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Mr. Richard Spring (West Suffolk): With reference to the point that the right hon. and learned Gentleman is making, it is worth pointing out that, on 3 February, Mr. Rumsfeld said:

Mr. Campbell: I was in Munich, and attended the conference at which Mr. Rumsfeld spoke. With all due respect, the hon. Gentleman may have taken that paragraph out of context. It was clear from the contribution of Mr. Rumsfeld and other Americans at the conference that the Administration are determined to proceed with national missile defence. There may be an acknowledgement of the need to consult, but if the consultation continues to reveal opposition there is no suggestion that effect will be given to that opposition.

The comprehensive test ban treaty was signed on the understanding that it could be adequately verified and existing stockpiles safely maintained. I am one of those who believe that the outlawing of nuclear testing worldwide is vital. I believe, too, that a continuing United States refusal to ratify the treaty makes it easier for other countries to deny any responsibility to do so. I have in mind, in particular, the cases of India and Pakistan.

It is inevitable in a debate such as this that one must focus on the United States as the last great military superpower. The United States shows an unwillingness to

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endorse the International Criminal Court, and a reticence to accept the ban on the deployment of anti-personnel land mines--a topic that was dealt with to some extent by the Committee in its report.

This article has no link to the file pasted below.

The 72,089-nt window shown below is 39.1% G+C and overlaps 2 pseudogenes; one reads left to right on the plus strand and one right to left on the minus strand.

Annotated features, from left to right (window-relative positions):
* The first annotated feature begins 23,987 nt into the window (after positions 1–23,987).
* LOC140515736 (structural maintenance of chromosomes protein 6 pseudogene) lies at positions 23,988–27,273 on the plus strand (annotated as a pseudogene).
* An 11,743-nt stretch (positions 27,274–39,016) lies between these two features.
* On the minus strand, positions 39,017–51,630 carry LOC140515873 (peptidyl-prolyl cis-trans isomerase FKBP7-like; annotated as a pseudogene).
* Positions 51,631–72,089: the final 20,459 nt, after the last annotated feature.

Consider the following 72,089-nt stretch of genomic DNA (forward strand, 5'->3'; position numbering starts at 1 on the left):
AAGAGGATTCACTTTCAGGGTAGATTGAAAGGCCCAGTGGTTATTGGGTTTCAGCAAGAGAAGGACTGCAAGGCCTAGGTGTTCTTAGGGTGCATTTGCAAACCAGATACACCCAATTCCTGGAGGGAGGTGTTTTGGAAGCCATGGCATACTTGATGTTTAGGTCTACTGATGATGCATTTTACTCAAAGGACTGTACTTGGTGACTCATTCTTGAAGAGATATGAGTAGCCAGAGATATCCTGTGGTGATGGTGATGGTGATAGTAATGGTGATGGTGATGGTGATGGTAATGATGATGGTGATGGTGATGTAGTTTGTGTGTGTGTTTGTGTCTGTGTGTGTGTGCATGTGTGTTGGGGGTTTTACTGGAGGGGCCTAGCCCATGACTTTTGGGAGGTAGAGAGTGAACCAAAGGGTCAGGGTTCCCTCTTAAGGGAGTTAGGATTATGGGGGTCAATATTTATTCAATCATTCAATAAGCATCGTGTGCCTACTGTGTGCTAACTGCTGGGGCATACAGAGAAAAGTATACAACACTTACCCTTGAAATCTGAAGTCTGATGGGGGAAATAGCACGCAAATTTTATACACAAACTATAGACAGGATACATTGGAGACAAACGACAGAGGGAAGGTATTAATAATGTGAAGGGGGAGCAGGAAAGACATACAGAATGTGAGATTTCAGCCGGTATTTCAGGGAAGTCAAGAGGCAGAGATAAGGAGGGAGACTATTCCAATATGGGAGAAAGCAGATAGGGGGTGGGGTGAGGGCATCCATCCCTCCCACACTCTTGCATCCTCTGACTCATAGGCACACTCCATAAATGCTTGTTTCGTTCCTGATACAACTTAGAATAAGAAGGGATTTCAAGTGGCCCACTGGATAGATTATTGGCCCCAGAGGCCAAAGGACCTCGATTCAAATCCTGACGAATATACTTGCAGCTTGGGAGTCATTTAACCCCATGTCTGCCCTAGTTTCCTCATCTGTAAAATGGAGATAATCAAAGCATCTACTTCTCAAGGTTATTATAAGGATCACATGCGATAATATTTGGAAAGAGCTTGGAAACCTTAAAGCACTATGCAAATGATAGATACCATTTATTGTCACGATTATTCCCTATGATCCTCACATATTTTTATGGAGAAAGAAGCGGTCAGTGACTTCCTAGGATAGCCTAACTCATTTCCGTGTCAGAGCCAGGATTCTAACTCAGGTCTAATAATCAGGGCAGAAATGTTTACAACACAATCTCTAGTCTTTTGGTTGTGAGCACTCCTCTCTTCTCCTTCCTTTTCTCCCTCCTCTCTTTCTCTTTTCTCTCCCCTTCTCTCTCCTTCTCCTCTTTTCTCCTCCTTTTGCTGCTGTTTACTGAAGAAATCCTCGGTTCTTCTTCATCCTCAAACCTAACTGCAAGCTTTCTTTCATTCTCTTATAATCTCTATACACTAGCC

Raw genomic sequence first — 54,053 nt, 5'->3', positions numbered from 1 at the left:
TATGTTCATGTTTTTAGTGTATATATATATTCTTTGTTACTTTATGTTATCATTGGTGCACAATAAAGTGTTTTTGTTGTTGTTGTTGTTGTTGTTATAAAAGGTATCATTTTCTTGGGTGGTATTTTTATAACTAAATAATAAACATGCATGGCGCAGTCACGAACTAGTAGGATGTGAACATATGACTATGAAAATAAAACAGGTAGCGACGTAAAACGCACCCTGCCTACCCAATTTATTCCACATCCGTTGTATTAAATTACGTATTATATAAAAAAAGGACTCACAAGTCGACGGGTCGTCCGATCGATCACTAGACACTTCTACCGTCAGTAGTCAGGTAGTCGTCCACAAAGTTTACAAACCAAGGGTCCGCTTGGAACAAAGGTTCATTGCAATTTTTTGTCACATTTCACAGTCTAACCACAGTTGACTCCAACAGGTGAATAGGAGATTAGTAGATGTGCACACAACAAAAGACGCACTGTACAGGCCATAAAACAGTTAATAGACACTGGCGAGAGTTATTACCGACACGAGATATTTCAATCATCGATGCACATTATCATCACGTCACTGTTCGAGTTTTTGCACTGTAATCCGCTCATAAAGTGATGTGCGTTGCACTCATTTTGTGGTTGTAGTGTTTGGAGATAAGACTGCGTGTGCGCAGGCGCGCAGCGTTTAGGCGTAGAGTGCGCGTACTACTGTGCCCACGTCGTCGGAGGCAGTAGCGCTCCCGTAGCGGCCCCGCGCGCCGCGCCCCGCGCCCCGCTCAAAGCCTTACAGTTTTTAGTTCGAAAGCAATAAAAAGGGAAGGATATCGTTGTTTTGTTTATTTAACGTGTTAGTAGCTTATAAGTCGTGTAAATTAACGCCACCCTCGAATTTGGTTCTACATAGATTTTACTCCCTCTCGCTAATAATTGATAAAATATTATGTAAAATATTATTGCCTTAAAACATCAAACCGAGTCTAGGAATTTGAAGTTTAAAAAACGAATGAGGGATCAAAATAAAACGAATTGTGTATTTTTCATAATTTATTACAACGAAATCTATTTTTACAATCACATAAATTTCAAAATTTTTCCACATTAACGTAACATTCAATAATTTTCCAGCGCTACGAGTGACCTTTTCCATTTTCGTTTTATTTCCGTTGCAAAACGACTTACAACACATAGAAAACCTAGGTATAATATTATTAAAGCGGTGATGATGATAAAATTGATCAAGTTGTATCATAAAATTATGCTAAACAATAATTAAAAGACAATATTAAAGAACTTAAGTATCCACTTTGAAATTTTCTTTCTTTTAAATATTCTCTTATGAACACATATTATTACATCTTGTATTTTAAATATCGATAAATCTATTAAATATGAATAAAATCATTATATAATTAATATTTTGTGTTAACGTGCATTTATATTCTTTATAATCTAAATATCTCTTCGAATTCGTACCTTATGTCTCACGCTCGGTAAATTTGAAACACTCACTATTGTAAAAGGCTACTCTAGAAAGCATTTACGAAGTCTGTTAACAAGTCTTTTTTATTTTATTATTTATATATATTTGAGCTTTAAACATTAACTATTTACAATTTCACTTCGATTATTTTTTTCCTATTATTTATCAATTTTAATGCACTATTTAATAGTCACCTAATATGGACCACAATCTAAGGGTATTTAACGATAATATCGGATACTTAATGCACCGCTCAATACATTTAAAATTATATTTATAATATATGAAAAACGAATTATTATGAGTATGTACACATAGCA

I have always thought that there is a risk in unilateralism. I thought that there was a considerable risk in unilateralism throughout the debate about whether the United Kingdom should maintain its own nuclear deterrent. The unilateral approach can be seductive. Treaty negotiation and adherence to the terms of treaties can be a restraint on freedom of action; treaties are cumbersome and sometimes messy. The agreements that they embody are not always satisfactory, but if the major military superpower moves increasingly towards a unilateral approach to the matters under discussion, that will make the maintenance of a collective--a multilateral--regime to deal with those matters extremely difficult.

One of the lessons learned from the cold war was that collective action is essential to success. In the new post-cold war environment, the best way to ensure security is by collective action through NATO, the United Nations, the Commonwealth and the European Union, and through arms agreements that are universally subscribed to. Just as unilateralism was rejected, by some of us at least, during the cold war, so it should be rejected now.

Dr. Julian Lewis (New Forest, East): Will the right hon. and learned Gentleman give way?

Mr. Campbell: Arms control agreements not only control proliferation, but ensure predictability. If predictability were a word to describe any hon. Member, it would certainly describe the hon. Member for New Forest, East (Dr. Lewis). I can almost guess the question that he wants to put, but so that my curiosity may properly be satisfied, I shall give way to him.

Dr. Lewis: I thank the right hon. and learned Gentleman for giving way. He is right that my remarks on this subject are predictable, because, unlike his party, I consistently supported the British nuclear deterrent and NATO's policy of nuclear deterrence during the cold war. Will he explain why Liberal Democrats were in the forefront of the unilateral disarmament movement? I will be happy to quote the Liberal Democrats chapter and verse from the 1980s. Why, in October 1983, at the largest ever CND demonstration against the vital deployment of cruise missiles, was one of the star speakers on the platform the right hon. Member for Yeovil (Paddy Ashdown), who went on to lead the Liberal Democrats?